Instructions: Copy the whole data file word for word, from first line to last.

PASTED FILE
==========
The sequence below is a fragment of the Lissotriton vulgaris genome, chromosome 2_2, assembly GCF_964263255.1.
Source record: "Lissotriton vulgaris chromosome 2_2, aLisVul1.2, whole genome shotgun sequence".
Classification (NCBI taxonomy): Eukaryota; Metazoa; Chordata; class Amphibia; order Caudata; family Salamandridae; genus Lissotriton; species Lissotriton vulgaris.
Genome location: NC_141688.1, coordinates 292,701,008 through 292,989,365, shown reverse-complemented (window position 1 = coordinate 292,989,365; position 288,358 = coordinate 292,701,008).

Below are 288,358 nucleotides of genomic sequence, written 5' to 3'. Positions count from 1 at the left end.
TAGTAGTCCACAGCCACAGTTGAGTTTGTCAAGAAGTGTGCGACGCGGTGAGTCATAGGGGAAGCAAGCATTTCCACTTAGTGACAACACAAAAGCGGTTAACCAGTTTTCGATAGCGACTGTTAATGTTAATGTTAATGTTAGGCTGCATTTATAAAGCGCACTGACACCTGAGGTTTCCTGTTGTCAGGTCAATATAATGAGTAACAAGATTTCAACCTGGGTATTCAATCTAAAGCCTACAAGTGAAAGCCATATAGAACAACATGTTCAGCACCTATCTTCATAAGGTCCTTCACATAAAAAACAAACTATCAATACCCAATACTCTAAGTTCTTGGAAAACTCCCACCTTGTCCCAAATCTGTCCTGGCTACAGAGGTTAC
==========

The sequence below is a fragment of the Lissotriton vulgaris genome, chromosome 2_2, assembly GCF_964263255.1.
Source record: "Lissotriton vulgaris chromosome 2_2, aLisVul1.2, whole genome shotgun sequence".
Classification (NCBI taxonomy): Eukaryota; Metazoa; Chordata; class Amphibia; order Caudata; family Salamandridae; genus Lissotriton; species Lissotriton vulgaris.
Genome location: NC_141688.1, coordinates 292,701,008 through 292,989,365, shown reverse-complemented (window position 1 = coordinate 292,989,365; position 288,358 = coordinate 292,701,008).

Below are 288,358 nucleotides of genomic sequence, written 5' to 3'. Positions count from 1 at the left end.
TAGTAGTCCACAGCCACAGTTGAGTTTGTCAAGAAGTGTGCGACGCGGTGAGTCATAGGGGAAGCAAGCATTTCCACTTAGTGACAACACAAAAGCGGTTAACCAGTTTTCGATAGCGACTGTTAATGTTAATGTTAATGTTAGGCTGCATTTATAAAGCGCACTGACACCTGAGGTTTCCTGTTGTCAGGTCAATATAATGAGTAACAAGATTTCAACCTGGGTATTCAATCTAAAGCCTACAAGTGAAAGCCATATAGAACAACATGTTCAGCACCTATCTTCATAAGGTCCTTCACATAAAAAACAAACTATCAATACCCAATACTCTAAGTTCTTGGAAAACTCCCACCTTGTCCCAAATCTGTCCTGGCTACAGAGGTTAC